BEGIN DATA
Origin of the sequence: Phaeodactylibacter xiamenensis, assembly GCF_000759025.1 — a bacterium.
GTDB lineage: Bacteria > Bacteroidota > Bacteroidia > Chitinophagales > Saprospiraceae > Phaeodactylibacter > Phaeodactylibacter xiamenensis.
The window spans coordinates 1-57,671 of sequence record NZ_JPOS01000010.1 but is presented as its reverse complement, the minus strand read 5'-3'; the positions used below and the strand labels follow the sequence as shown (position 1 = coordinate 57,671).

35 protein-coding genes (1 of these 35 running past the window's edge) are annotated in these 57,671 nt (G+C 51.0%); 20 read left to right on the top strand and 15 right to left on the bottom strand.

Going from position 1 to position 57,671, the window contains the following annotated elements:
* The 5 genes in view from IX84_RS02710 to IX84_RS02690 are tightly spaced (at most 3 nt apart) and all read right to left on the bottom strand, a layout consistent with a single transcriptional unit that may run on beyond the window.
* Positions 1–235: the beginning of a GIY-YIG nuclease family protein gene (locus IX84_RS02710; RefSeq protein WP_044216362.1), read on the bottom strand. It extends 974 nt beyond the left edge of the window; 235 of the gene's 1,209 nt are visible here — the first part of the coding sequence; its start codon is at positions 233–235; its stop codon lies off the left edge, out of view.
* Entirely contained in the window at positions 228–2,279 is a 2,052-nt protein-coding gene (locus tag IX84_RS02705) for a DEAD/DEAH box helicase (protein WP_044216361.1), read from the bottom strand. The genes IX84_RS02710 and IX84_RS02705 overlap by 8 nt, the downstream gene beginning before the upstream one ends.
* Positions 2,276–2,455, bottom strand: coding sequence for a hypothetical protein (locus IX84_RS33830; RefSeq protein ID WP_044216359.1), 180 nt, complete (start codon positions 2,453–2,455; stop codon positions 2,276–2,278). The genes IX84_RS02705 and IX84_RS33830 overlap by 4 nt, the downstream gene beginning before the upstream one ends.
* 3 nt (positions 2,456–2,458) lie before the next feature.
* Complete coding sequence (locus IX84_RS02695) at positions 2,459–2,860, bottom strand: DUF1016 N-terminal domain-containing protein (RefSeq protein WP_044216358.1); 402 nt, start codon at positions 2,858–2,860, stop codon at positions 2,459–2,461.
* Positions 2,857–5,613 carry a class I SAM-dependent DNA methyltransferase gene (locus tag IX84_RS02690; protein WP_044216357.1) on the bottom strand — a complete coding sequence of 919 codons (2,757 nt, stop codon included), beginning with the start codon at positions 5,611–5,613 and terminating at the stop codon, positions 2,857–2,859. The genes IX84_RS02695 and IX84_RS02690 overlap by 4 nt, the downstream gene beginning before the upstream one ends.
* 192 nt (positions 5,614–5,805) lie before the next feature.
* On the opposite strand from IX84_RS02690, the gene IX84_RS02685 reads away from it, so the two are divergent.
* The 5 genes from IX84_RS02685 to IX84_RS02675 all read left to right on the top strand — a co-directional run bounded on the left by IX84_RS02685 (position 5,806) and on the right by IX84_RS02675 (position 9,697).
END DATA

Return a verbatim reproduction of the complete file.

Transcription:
Origin of the sequence: Phaeodactylibacter xiamenensis, assembly GCF_000759025.1 — a bacterium.
GTDB lineage: Bacteria > Bacteroidota > Bacteroidia > Chitinophagales > Saprospiraceae > Phaeodactylibacter > Phaeodactylibacter xiamenensis.
The window spans coordinates 1-57,671 of sequence record NZ_JPOS01000010.1 but is presented as its reverse complement, the minus strand read 5'-3'; the positions used below and the strand labels follow the sequence as shown (position 1 = coordinate 57,671).

35 protein-coding genes (1 of these 35 running past the window's edge) are annotated in these 57,671 nt (G+C 51.0%); 20 read left to right on the top strand and 15 right to left on the bottom strand.

Going from position 1 to position 57,671, the window contains the following annotated elements:
* The 5 genes in view from IX84_RS02710 to IX84_RS02690 are tightly spaced (at most 3 nt apart) and all read right to left on the bottom strand, a layout consistent with a single transcriptional unit that may run on beyond the window.
* Positions 1–235: the beginning of a GIY-YIG nuclease family protein gene (locus IX84_RS02710; RefSeq protein WP_044216362.1), read on the bottom strand. It extends 974 nt beyond the left edge of the window; 235 of the gene's 1,209 nt are visible here — the first part of the coding sequence; its start codon is at positions 233–235; its stop codon lies off the left edge, out of view.
* Entirely contained in the window at positions 228–2,279 is a 2,052-nt protein-coding gene (locus tag IX84_RS02705) for a DEAD/DEAH box helicase (protein WP_044216361.1), read from the bottom strand. The genes IX84_RS02710 and IX84_RS02705 overlap by 8 nt, the downstream gene beginning before the upstream one ends.
* Positions 2,276–2,455, bottom strand: coding sequence for a hypothetical protein (locus IX84_RS33830; RefSeq protein ID WP_044216359.1), 180 nt, complete (start codon positions 2,453–2,455; stop codon positions 2,276–2,278). The genes IX84_RS02705 and IX84_RS33830 overlap by 4 nt, the downstream gene beginning before the upstream one ends.
* 3 nt (positions 2,456–2,458) lie before the next feature.
* Complete coding sequence (locus IX84_RS02695) at positions 2,459–2,860, bottom strand: DUF1016 N-terminal domain-containing protein (RefSeq protein WP_044216358.1); 402 nt, start codon at positions 2,858–2,860, stop codon at positions 2,459–2,461.
* Positions 2,857–5,613 carry a class I SAM-dependent DNA methyltransferase gene (locus tag IX84_RS02690; protein WP_044216357.1) on the bottom strand — a complete coding sequence of 919 codons (2,757 nt, stop codon included), beginning with the start codon at positions 5,611–5,613 and terminating at the stop codon, positions 2,857–2,859. The genes IX84_RS02695 and IX84_RS02690 overlap by 4 nt, the downstream gene beginning before the upstream one ends.
* 192 nt (positions 5,614–5,805) lie before the next feature.
* On the opposite strand from IX84_RS02690, the gene IX84_RS02685 reads away from it, so the two are divergent.
* The 5 genes from IX84_RS02685 to IX84_RS02675 all read left to right on the top strand — a co-directional run bounded on the left by IX84_RS02685 (position 5,806) and on the right by IX84_RS02675 (position 9,697).